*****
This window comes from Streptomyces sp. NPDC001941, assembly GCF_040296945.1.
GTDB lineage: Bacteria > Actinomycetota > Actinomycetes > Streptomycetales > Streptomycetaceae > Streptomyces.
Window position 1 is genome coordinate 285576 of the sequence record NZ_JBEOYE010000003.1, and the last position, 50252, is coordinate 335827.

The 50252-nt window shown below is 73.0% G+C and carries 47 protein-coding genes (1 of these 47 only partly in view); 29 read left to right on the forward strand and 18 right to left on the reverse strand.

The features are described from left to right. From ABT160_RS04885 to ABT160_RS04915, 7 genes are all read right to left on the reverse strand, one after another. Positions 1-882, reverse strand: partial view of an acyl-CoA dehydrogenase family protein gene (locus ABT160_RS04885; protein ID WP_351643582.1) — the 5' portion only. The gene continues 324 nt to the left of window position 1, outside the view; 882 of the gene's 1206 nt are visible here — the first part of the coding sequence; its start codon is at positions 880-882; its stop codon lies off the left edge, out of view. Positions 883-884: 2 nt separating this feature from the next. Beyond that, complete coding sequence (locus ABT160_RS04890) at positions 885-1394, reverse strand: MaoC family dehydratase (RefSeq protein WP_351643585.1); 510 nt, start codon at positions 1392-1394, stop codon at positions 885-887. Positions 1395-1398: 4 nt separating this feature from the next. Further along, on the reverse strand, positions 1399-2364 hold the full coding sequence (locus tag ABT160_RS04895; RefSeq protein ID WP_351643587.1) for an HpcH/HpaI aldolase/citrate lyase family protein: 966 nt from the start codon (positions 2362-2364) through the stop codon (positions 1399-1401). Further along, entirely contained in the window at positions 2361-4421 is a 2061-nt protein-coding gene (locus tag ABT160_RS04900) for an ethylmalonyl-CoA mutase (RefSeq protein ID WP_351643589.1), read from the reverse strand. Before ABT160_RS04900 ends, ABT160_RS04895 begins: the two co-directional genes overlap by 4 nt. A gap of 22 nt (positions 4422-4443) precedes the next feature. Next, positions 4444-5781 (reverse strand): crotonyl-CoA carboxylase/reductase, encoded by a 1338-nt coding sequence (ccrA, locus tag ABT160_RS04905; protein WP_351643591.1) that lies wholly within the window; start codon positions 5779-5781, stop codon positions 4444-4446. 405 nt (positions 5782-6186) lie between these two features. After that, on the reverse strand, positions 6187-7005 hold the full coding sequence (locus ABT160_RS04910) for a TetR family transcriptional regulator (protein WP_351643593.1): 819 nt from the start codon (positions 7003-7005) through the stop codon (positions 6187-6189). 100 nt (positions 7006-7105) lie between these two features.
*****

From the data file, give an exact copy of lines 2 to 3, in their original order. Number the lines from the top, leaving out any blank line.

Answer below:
GTDB lineage: Bacteria > Actinomycetota > Actinomycetes > Streptomycetales > Streptomycetaceae > Streptomyces.
Window position 1 is genome coordinate 285576 of the sequence record NZ_JBEOYE010000003.1, and the last position, 50252, is coordinate 335827.